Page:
I’m busy revising Mik Murdoch: The Power Within for my publisher. After a bit of a shaky start, I think I’m hitting my stride…I think.
The problem is, when I wrote this book, I knew it needed more of a continuous storyline than the previous one. The previous book, Mik Murdoch, Boy Superhero is very much an origin story. It is comprised of many little mini-stories that follow a larger plot. This one is more of a big-picture story that has mini-stories in it.
I wrote the second book the way I did because I think it needs it. But, when I was writing it, I was concerned that the people who liked the first one would like it less because it isn’t exactly the same. I still believe it is the book it needs to be, but I also wondered if it started a bit slow.
I’ve read it many times and that concern went away. Well, it mostly went away. Stuff does happen in the beginning, but it isn’t car chases and explosions happening. It is building up with problems showing up that are of a more personal nature. Maybe not as exciting, but still important.
Then, last night I came upon an editorial comment that said essentially, “20% into the book and nothing has happened. Will readers be able to stay engaged?”
Queue feelings of uncertainty once again.
Still, I have done a lot of work on the book and there is more going on than in the first version. I have dropped several new plot threads that I think will pay off big dividends. But, will people still LIKE what I am writing?
I still think so. I may insert one little mini-story in earlier; I have a few ideas that might work.
I just can’t get past my concerns that those people who liked the first will HATE the second. Or, if not hate, then be disgruntled that it isn’t the same book. Unfortunately, those concerns won’t be answered until the book is finished and people are reading it and commenting (or not) on it.
I think you have a handle on the issues. I like the early mini-story idea, but you and the editor know the book better so trust the instincts.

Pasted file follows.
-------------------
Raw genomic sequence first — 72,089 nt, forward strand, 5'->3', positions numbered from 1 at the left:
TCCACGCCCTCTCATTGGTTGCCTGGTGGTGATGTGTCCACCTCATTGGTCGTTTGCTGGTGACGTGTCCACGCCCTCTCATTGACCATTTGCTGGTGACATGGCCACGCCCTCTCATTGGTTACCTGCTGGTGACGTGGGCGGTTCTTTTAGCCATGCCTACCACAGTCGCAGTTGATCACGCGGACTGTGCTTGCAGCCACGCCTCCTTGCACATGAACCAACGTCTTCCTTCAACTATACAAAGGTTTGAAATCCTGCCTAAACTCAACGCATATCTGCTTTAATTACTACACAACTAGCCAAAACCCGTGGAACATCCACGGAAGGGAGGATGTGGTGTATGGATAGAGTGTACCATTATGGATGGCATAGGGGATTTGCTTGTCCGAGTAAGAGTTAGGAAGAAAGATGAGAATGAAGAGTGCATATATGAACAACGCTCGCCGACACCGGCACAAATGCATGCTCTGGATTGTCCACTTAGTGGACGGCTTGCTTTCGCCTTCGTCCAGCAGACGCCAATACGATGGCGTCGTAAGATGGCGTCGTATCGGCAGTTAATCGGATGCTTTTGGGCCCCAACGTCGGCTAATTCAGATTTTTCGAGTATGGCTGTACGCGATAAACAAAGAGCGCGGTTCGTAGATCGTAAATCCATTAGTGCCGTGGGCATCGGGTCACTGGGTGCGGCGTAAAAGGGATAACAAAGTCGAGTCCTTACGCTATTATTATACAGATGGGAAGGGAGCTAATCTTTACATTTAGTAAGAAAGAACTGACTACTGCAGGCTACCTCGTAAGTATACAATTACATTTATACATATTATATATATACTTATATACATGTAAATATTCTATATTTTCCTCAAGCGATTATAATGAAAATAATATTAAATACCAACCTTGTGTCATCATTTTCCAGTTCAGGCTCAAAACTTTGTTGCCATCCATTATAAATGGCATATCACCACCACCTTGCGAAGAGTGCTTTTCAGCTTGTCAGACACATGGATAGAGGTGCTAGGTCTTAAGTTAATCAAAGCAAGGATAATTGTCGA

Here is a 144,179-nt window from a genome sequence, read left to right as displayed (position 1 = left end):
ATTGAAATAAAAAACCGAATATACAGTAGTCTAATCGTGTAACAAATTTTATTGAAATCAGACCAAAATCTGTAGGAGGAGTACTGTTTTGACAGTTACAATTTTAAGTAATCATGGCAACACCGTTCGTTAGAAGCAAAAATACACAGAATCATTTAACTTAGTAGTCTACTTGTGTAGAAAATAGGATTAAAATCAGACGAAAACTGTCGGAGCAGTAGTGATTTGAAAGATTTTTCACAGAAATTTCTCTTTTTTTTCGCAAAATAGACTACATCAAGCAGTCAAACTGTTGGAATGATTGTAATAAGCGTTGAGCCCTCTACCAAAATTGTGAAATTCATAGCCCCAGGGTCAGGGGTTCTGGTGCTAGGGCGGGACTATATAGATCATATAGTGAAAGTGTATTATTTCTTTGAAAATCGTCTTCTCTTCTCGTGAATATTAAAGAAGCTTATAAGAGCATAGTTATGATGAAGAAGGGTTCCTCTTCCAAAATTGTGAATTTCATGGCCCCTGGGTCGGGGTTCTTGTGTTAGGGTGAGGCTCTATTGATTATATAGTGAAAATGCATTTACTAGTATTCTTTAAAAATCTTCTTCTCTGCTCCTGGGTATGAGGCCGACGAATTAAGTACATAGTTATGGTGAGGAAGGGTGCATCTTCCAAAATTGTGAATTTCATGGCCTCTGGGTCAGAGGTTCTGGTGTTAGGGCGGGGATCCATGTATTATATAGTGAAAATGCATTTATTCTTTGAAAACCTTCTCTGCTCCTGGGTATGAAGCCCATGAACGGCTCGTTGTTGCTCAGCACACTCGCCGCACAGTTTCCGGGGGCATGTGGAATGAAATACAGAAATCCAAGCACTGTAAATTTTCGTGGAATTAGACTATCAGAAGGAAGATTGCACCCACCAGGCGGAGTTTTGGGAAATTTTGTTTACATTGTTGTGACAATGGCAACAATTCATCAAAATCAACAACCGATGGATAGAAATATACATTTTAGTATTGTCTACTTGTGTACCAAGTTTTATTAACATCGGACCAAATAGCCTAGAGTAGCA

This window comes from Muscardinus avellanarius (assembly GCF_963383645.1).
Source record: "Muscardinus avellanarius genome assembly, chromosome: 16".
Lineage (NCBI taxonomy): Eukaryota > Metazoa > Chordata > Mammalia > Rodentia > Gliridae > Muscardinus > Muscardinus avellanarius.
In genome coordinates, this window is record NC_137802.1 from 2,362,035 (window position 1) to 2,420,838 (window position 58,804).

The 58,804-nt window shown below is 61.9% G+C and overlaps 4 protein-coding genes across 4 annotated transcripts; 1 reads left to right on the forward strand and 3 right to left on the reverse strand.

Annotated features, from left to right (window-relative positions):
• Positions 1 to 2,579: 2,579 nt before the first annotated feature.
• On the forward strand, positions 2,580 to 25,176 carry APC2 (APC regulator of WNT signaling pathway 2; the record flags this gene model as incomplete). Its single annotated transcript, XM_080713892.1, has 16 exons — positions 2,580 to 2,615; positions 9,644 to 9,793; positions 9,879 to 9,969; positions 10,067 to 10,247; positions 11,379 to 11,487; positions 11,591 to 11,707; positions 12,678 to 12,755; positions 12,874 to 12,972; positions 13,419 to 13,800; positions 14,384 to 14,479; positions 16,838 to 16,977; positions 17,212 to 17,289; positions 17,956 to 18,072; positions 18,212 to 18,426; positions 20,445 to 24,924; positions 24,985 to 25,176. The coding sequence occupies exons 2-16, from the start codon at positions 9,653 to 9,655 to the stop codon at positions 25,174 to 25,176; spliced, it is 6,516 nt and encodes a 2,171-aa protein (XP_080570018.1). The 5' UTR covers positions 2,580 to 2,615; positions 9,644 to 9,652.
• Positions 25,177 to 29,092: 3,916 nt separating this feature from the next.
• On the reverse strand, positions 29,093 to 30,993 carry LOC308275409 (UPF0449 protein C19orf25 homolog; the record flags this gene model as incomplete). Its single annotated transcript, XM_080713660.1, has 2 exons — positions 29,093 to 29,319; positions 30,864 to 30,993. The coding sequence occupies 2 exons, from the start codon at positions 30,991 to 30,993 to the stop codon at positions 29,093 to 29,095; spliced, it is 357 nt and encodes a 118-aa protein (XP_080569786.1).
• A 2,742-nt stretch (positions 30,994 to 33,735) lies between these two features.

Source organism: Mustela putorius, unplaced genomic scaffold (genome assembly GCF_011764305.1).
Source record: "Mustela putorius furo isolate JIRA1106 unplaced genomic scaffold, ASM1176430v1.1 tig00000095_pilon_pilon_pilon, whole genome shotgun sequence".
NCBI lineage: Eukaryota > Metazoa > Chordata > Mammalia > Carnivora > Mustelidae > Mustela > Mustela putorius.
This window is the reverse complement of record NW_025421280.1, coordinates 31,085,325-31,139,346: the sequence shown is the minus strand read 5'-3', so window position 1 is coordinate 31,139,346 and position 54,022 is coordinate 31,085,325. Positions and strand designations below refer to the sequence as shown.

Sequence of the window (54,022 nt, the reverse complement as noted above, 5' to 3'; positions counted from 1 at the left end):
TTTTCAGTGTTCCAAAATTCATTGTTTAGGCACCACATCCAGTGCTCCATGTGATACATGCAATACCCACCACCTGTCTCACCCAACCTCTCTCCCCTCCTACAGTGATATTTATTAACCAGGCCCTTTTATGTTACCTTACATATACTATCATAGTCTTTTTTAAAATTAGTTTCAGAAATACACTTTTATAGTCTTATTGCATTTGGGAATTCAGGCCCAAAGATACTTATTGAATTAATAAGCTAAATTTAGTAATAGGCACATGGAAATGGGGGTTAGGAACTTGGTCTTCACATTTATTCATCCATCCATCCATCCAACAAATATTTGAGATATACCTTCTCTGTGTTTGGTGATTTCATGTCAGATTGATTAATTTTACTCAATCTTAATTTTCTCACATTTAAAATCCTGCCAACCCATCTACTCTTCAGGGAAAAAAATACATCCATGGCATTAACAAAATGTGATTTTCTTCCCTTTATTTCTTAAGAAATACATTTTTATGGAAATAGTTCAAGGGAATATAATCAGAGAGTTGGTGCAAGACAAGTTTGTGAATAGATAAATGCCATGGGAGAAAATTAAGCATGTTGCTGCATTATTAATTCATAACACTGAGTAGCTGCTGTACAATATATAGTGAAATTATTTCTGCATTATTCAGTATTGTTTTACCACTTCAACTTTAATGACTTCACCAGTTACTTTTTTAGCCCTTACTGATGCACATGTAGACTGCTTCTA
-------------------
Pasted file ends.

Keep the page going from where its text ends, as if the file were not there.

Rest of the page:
And yes, when all is said and done the book will be great! 🙂
Thanks Richard. You are one of the people I don’t want to disappoint. 😉
I understand what you’re going through. I’m going through some of the same issues with my sequel. I know I’m setting things up for an exciting story, but it might not matter if I lose the reader in the first chapters. It all takes time… and a lot of feedback. I’m sure you’ll get it worked out. 🙂
I’m sure I will too. As I have been told, it’s simply writer’s paranoia which I don’t think is entirely a bad thing. It makes us bring our ‘A’ game to whatever we’re writing. At least, that’s what I tell myself. Maybe on top of the paranoia I’m also delusional. 😉
I was a professional stand-up comedian for eight years (only stopped because of divorce). The nice thing was that when you tried original material and everyone laughed, you had instant feedback. There was no editor/publisher telling you it wasn’t funny. I’ve written three funny novels (just published as e-books) and I know what you’re going through. I miss the instant confirmation that what I’m doing is working. I’ve got some good reviews (nearly 20!) so I’m feeling a little better. I would just get on with it and send copies to a few friends as you go along, just to make sure they like what you’re doing. I distrust publishers’ opinions – especially after JK Rowling’s experience!! Good luck. Stan